The doctor of philosophy (Ph.D.) degree is conferred by the School of Engineering primarily in recognition of competence in the subject field and the ability to investigate engineering problems independently, resulting in a new contribution to knowledge in the field. The work for the degree consists of engineering research, the preparation of a thesis based on that research, and a program of advanced studies in engineering, mathematics, and related physical sciences. The student’s work is directed by the department, subject to the general supervision of the School of Engineering.
The student and his or her advisor jointly develop a complete program of studies for research in a particular area. The complete program of studies (and any subsequent changes) must be filed with the Engineering Graduate Programs Office and approved by the student’s Doctoral Committee. Until this approval is obtained, there is no guarantee that courses taken will be acceptable toward the Ph.D. course requirements.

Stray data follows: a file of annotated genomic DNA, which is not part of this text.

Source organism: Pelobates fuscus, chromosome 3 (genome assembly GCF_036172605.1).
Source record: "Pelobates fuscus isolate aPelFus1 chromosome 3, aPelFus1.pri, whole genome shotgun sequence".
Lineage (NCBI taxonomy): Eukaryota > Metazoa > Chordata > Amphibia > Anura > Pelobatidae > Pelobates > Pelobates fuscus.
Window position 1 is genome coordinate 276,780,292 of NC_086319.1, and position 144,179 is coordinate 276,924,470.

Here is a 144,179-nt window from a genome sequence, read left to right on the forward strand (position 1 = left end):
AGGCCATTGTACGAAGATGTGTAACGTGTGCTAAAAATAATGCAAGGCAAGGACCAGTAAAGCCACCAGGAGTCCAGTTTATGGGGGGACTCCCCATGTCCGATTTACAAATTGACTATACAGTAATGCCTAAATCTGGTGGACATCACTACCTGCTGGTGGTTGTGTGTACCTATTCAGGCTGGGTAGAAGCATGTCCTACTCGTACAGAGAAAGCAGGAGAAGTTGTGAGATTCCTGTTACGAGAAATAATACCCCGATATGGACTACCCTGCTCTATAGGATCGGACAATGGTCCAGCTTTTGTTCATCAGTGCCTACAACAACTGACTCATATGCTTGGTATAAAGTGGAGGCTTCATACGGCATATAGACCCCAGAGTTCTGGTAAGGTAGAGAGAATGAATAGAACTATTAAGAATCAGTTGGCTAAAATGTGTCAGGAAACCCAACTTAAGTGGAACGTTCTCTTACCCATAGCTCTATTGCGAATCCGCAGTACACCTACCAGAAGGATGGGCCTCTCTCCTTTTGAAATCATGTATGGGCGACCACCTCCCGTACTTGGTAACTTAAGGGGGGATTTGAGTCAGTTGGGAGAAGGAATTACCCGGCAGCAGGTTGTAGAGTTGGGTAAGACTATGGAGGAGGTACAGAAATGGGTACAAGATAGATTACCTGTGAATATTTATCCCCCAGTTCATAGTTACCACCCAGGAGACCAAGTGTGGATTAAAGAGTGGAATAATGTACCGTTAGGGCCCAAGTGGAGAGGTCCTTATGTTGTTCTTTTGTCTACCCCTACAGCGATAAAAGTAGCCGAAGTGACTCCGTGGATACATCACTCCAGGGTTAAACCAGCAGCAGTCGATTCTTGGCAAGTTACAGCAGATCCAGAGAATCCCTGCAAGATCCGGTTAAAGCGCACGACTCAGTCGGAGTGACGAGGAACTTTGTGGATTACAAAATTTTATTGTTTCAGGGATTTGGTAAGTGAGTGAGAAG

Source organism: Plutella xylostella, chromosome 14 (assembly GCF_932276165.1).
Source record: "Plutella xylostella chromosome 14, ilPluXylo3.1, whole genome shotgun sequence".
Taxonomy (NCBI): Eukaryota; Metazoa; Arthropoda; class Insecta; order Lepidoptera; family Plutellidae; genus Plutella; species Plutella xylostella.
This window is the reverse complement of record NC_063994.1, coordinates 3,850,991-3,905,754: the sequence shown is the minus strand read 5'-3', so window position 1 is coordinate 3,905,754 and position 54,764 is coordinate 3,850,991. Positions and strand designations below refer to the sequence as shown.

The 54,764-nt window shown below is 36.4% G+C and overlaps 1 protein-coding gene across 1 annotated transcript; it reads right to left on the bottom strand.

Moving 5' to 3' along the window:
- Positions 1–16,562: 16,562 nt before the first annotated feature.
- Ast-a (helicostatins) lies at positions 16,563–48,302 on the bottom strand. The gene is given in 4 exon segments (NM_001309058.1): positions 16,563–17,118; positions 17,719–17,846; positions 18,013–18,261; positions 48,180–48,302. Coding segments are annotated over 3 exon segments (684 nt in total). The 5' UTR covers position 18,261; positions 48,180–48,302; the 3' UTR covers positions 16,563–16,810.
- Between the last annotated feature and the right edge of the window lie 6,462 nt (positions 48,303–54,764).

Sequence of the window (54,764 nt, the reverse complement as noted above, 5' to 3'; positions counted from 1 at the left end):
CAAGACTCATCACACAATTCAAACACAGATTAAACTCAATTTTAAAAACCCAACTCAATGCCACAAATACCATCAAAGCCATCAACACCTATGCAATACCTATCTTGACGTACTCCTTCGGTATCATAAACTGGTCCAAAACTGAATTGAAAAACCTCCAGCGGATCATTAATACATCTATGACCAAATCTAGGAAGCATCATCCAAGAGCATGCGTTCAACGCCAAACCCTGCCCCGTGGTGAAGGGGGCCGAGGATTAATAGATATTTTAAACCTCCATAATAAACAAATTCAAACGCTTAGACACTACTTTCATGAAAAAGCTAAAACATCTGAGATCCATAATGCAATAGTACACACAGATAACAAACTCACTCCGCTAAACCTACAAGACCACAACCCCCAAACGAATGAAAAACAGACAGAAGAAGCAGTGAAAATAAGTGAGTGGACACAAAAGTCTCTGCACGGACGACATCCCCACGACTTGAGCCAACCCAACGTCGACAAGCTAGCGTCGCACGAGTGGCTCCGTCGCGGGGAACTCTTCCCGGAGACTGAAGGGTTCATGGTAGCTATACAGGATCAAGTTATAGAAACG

Upon the student’s request, the advisor will form a Doctoral Committee. The committee will consist of at least five members, including the thesis advisor and at least two members from the Department of Computer Engineering. The committee must also include at least one member from outside the department, preferably from outside the School of Engineering. The Doctoral Committee will review the proposed program of studies and determine any further changes that may be required prior to approving the program.
A minimum of four consecutive quarters of full-time study must be undertaken at the University for the doctorate; spring and fall quarters are considered consecutive. The residency time shall normally be any period between passing the preliminary examination and completion of the thesis. For this requirement, full-time study is interpreted as a minimum registration of 8 units per quarter during the academic year and 4 units during summer session. Any variation from this requirement must be approved by the Doctoral Committee.